We will generally try for two landings or Zodiac excursions each day; cruising along spectacular ice cliffs; following whales that are feeding near the surface; and landing on the continent and its off-shore islands to visit penguin rookeries, seal haul outs, historic huts, and a few of our other favourite spots along the peninsula. There will be plenty of time for sleep when you get home!

Weddel Sea & Antarctic Peninsula - Day 3 to 9

As we approach Frei Base on King George Island, it is time to farewell Antarctica and our amazing adventure before boarding our return flight to Punta Arenas, Chile. On arrival at the Punta Arenas airport, you will be transferred to our preferred downtown hotel.

King George Island to Punta Arenas

After breakfast, bid a fond farewell to your fellow passengers as we all continue our onward journeys, hopefully with a newfound sense of the immense power of nature.

Punta Arenas
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Pricing & date

Departing Ending Duration
21 Feb 2021 03 Mar 2021 11
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Important Information

    • On-board accommodation during voyage including daily cabin service
    • All meals, snacks, tea and coffee during voyage
    • Beer, house wine and soft drinks with dinner
    • Captain’s Welcome and Farewell reception including four-course dinner, house cocktails, house beer and wine, non-alcoholic beverages
    • All shore excursions and Zodiac cruises
    • Educational lectures and guiding services from expedition team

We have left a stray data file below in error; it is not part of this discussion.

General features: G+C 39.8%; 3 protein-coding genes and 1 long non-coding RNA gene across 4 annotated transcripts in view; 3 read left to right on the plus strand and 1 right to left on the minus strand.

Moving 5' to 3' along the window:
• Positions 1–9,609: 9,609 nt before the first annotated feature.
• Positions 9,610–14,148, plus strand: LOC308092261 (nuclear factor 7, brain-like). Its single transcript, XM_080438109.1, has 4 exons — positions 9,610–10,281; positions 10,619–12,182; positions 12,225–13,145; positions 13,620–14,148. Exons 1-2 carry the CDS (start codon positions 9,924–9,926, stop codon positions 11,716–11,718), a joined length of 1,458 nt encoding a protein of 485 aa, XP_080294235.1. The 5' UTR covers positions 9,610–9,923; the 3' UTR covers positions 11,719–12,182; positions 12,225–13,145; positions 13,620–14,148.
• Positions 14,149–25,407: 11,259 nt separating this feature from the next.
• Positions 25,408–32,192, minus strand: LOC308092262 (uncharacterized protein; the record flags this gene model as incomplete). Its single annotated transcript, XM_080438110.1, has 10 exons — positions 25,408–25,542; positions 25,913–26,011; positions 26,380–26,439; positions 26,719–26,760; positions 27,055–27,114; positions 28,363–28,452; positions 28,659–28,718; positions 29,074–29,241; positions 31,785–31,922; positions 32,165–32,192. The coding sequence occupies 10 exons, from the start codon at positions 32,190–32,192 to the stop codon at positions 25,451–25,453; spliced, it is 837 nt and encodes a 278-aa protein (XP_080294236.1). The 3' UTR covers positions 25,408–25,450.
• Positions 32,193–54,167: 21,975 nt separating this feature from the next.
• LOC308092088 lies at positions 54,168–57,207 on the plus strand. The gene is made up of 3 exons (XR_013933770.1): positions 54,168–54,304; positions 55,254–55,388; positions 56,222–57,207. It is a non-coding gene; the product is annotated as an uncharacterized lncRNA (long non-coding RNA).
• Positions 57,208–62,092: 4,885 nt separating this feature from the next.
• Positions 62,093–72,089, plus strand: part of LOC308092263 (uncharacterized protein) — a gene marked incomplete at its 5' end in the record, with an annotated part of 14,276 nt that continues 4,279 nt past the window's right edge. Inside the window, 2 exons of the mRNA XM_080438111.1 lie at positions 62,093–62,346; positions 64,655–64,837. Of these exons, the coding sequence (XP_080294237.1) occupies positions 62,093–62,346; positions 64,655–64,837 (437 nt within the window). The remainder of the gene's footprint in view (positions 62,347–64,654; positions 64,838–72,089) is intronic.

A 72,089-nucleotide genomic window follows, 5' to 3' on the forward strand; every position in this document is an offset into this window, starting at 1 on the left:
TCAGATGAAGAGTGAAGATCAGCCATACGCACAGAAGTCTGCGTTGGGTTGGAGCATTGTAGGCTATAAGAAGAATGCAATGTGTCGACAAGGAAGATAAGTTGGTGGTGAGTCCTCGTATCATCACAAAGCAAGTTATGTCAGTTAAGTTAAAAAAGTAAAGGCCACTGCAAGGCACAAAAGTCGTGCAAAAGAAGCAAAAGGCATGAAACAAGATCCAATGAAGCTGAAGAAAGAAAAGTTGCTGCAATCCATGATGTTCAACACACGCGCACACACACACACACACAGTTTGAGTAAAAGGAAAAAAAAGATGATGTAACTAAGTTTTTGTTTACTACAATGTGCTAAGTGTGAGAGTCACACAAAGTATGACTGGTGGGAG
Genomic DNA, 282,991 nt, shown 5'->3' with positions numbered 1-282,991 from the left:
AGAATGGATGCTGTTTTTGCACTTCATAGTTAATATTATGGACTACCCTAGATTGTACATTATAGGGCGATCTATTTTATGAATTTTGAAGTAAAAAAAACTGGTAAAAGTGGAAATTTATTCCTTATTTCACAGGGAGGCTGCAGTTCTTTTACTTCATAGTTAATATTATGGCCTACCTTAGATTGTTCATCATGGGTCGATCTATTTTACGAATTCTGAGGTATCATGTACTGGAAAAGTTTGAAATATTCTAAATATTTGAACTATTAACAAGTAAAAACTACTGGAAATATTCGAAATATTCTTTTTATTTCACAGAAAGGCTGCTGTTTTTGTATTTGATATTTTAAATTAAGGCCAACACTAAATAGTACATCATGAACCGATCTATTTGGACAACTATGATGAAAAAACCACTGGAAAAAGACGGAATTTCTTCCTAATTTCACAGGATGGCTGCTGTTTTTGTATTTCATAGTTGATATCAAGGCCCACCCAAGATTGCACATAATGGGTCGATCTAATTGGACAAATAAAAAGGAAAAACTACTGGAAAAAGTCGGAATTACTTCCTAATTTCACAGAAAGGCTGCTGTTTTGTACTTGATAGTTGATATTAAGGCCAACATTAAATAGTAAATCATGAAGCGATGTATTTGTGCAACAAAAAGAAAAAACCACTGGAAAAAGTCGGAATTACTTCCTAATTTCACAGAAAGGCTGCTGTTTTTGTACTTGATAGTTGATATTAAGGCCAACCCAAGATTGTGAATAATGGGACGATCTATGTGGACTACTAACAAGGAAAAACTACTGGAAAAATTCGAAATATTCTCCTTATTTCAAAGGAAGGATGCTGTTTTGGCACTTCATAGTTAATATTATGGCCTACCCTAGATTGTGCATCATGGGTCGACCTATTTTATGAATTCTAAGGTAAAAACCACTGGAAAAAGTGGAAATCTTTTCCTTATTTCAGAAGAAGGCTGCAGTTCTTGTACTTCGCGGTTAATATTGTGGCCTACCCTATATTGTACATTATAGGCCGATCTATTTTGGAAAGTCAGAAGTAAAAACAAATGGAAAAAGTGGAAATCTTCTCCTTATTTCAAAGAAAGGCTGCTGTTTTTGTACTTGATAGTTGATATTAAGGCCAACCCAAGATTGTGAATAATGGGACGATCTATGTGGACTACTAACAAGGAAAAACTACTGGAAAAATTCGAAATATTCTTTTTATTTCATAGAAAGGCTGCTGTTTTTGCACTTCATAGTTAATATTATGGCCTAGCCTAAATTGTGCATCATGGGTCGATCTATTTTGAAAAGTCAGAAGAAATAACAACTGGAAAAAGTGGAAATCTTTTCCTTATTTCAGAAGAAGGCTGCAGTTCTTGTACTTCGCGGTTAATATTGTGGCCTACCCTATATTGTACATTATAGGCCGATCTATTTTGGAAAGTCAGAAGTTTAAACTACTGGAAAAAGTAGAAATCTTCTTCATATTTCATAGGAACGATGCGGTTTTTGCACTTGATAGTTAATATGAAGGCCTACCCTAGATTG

• Access to our onboard doctor and basic medical services
    • A 3-in-1 waterproof polar expedition jacket
    • Complimentary use of muck boots during the voyage
    • Comprehensive pre-departure information
    • A printed photo book produced with photos from your voyage
    • Port surcharges, permits and landing fees

     

    Exclusions

     

    • International or domestic flights to or within South America, unless specified
    • Transfers not mentioned in the itinerary
    • Airport arrival or departure taxes
    • Passport, visa, reciprocity and vaccination charges
    • Travel insurance or emergency evacuation charges
    • Hotels and meals not included in itinerary
    • Optional excursions not included in the itinerary
    • Optional activity surcharges
    • All items of a personal nature including but not limited to: alcoholic beverages and soft drinks (outside of dinner service), laundry services, personal clothing, medical expenses, gratuities, Wi-Fi, email or phone charges
  • 2 (Light adventure)
  • Available upon request

  • Contact us for more details

  • Season and availability

SPEAK TO A SPECIALIST

Sustainability